The East African Rift Valley

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Ten million years ago, a huge wedge of land, stretching over 4,000 miles (6,400 km) from Jordan and the Red Sea to southeast Africa, subsided to create a depression known as the Great Rift Valley. Plateau lands rise gradually toward the valley rim, and then drop up to 3,000 feet (900 m), at a series of fault lines in the rocky crust of the earth. In places in the East African part of the Rift stretching over 4,000 miles (6,400 km) from Jordan and the Red Sea to southeast Africa, subsided to create a depression known as the Great Rift Valley. Plateau lands rise gradually toward the valley rim, and then drop up to 3,000 feet (900 m), at a series of fault lines in the rocky crust of the earth. In places in the East African part of the Rift Valley, such as Tanzania, the forces of erosion have obscured the effects of this massive earth movement, but elsewhere there are high cliffs bordering fantastic broad valleys, like lost worlds, between 30 and 40 miles (48-64 km) wide. Distinct ecosystems developed, the sheltered lands of the depression often providing conditions in which a wealth of wildlife could flourish. While tropical forests thrived to the west, the rain-shadow area created by the Rift Valley cliffs evolved into dry grassland, the savannah plains and the heart of East Africa’s safari land.
Much of the valley is made up of a series of troughs and swells along the fault lines. The troughs are around 25 miles (40 km) wide, and along the western branch of the rift have filled with fjordlike lakes, whose depths often plunge below sea level. They include Lake Tanganyika-the second deepest freshwater lake in the world after Lake Baikal-which covers 12,700 square miles (32,900 sq km). Along its shores are fine beaches and abundant wildlife.
In the eastern branch of the East African Rift Valley, which runs through Ethiopia, Kenya, and Tanzania, shallow soda lakes like Lake Natron have formed. Their alkaline waters are low in fish, but the algae and other tiny organisms attract gawky flamingos in the thousands, startling pink against mirror-dazzling water and relentless blue sky. Along this eastern branch, too, are mighty volcanic uplifts where molten rock has burst through the thinned continental crust into volcanoes such as 0I Doinyo Lengai-”Mountains of God” to the local Masai people-Mount Kilimanjaro, and Mount Kenya. As you climb Mount Kilimanjaro-at 19,340 feet (5,895 m) Africa’s highest mountain-you pass through the world’s vegetation zones, from desert through tropical forests, to permanent snows.
West of Ol Doinyo Lengai is the Serengeti Plain in Tanzania, whose dusty soils are probably a fallout of volcanic ash. The endless grasslands that flourish here are the home of the African elephant, and grazed by giraffe, zebra, wildebeest, impala, and eland, as well as their predators-lions, leopards, and hyenas. Every year, in July and August, more than a million wildebeest move north from Tanzania’s Serengeti National Park across the Mara River and into Kenya in search of the fresh pastures created by the seasonal rains; the ungainly beasts, accompanied by the more graceful zebras, move en masse often at a gallop and in single file. When the rains come again in November, they head back south to Tanzania and the cycle begins all over again. Although migrations occur in other parts of Africa, nowhere else are the numbers so prolific or the sight so easy to see. It is possible to rent a trip in a hot air balloon to view the spectacle.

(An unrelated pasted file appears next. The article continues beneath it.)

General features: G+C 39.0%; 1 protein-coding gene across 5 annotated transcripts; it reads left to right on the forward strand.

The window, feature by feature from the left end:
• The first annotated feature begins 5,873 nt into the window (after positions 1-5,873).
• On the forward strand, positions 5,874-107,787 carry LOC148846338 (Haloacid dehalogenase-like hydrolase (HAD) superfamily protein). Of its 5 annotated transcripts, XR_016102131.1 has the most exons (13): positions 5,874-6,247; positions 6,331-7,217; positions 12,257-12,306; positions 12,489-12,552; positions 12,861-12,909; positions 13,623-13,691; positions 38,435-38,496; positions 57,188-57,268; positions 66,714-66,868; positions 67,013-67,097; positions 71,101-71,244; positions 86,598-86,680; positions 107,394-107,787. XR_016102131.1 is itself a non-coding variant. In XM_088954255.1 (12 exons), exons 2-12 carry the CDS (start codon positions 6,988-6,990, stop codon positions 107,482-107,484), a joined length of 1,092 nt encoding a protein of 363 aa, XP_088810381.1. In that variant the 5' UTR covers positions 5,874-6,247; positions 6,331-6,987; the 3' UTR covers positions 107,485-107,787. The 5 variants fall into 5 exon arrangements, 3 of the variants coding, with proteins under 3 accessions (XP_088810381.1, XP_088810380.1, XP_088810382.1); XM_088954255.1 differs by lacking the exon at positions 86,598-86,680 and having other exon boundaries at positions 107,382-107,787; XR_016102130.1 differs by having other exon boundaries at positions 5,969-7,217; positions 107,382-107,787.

The grasslands that formed as a result of the earth’s great rift also proved more suitable than the surrounding tropical forests for an upright, two-legged, sharp-eyed species to evolve. In a small place called Olduvai in northern Tanzania, not far from the town of Arusha, Dr. Louis B. Leakey and his wife Mary had been searching intermittently for the best part of 20 years when in 1959 they found part of a hominoid skull, which they called Zinjanthropus (Australopithecus boisei). The skull fragments were dated at 1.8 million years old, making it part of the oldest discovered hominoid at that time.
In 1979, Mary made another important discovery at Laetoli, some 40 miles (64 km) away, of footprints in a riverbed made by a man, woman, and child. Subsequent investigation dated these footprints at 3.5 million years. Since they were made by hominoids that walked upright, the discovery pushed the dawn of humankind much further back in time than previously thought. Today

In 1979, Mary made another important discovery at Laetoli, some 40 miles (64 km) away, of footprints in a riverbed made by a man, woman, and child. Subsequent investigation dated these footprints at 3.5 million years. Since they were made by hominoids that walked upright, the discovery pushed the dawn of humankind much further back in time than previously thought. Today you can see where the Leakeys excavated in a hole, now roofed over with a pipelike opening. Here the layers of soil and rock mark the journey back in time as you descend into the earth, an awe-inspiring experience. At the top of the gorge, there is a sense of overwhelming peace as you sit and reflect on the fact that you could be sitting on the very spot where Eve, the “mother” of all human beings, once sat admiring the same landscape several million years ago.